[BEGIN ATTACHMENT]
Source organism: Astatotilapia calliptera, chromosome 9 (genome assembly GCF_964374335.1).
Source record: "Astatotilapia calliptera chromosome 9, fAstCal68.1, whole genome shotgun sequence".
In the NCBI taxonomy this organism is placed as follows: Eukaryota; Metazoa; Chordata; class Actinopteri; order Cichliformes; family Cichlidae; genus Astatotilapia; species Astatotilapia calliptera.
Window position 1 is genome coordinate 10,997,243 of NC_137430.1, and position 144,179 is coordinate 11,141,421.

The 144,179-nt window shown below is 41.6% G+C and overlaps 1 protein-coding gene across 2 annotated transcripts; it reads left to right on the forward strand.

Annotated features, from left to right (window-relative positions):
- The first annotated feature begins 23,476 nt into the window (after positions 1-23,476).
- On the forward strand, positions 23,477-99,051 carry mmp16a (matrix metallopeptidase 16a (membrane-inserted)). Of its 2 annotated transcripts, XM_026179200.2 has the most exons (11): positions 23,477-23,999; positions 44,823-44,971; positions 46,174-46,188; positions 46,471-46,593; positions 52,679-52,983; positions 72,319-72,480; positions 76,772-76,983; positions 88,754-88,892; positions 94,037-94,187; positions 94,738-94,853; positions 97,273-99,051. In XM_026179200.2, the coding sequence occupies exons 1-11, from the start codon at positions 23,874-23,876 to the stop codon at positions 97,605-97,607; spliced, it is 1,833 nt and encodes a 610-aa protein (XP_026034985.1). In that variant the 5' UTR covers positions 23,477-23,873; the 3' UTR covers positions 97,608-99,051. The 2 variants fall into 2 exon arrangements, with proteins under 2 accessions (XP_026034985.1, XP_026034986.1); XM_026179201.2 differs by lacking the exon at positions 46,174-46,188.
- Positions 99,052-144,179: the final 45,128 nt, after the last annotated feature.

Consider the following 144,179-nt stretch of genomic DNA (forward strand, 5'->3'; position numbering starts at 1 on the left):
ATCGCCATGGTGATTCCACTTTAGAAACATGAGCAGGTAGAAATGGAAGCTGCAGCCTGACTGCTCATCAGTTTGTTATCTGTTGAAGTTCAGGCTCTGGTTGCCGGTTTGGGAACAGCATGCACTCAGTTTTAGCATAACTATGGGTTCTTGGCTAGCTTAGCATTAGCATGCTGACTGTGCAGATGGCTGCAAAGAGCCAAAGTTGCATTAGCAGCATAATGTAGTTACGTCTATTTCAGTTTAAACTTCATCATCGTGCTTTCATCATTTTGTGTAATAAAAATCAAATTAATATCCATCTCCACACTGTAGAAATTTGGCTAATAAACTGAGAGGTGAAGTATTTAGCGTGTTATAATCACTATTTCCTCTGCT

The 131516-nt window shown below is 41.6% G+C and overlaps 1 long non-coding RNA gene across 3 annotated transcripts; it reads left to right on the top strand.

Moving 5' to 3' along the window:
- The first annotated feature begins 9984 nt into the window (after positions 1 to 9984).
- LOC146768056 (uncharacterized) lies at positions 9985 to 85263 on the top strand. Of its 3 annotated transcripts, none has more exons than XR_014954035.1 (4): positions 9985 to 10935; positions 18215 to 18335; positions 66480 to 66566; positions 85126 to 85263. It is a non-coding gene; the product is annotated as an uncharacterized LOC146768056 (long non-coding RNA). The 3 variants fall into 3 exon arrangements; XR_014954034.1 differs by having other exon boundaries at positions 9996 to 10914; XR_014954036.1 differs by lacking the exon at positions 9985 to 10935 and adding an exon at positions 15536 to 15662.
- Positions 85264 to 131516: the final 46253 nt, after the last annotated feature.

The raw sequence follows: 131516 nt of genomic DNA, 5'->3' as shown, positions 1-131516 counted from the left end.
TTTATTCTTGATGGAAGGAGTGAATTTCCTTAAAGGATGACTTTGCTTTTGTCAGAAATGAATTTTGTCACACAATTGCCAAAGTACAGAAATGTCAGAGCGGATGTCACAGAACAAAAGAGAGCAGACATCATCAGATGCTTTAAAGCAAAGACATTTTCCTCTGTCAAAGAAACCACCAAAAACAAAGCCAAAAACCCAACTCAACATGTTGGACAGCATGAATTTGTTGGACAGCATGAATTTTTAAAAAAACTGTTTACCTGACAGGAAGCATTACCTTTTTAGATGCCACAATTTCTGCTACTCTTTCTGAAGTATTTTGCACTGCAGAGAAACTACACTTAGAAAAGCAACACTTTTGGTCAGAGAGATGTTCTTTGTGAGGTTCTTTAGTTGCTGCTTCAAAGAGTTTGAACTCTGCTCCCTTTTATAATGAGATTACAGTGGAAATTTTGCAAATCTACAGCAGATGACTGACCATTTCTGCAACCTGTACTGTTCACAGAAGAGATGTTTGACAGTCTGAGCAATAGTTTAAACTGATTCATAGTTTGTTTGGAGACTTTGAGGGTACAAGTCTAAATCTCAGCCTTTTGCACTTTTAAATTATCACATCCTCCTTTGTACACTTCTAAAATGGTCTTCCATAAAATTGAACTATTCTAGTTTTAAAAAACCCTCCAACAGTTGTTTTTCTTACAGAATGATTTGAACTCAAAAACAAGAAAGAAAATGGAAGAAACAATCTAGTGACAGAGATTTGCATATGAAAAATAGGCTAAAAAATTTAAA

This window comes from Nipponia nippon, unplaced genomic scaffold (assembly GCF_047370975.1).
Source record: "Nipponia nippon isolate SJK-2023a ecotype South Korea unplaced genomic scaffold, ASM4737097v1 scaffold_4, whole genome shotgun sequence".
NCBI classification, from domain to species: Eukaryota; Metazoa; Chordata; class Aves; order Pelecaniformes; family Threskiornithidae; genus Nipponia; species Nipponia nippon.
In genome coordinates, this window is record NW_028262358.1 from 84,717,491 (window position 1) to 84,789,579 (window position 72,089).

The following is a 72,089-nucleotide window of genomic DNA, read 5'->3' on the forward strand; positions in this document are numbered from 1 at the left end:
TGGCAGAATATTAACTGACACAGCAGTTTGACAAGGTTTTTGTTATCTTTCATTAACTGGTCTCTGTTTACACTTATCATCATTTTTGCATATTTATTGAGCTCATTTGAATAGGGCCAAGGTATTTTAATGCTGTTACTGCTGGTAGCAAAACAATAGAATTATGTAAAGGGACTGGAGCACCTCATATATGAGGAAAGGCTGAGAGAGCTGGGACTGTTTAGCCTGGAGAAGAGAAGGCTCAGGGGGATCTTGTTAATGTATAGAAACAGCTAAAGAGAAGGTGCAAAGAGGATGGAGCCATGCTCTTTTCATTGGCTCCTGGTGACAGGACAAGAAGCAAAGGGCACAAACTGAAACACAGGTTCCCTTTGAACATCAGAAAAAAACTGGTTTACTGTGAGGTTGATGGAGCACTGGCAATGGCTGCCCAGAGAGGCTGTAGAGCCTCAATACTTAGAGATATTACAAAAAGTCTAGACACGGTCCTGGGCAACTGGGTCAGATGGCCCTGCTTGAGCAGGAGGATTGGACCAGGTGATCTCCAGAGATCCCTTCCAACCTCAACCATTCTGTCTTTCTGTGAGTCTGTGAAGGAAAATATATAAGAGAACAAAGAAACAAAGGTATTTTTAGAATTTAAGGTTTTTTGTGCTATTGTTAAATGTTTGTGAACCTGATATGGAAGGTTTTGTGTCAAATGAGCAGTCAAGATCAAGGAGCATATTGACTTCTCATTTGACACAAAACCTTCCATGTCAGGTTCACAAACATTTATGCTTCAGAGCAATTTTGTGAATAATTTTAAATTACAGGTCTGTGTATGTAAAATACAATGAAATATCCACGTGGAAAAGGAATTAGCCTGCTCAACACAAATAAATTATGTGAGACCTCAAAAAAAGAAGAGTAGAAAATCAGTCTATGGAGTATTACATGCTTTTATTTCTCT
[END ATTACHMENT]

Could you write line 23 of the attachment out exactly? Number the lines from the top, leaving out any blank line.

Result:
The following is a 72,089-nucleotide window of genomic DNA, read 5'->3' on the forward strand; positions in this document are numbered from 1 at the left end: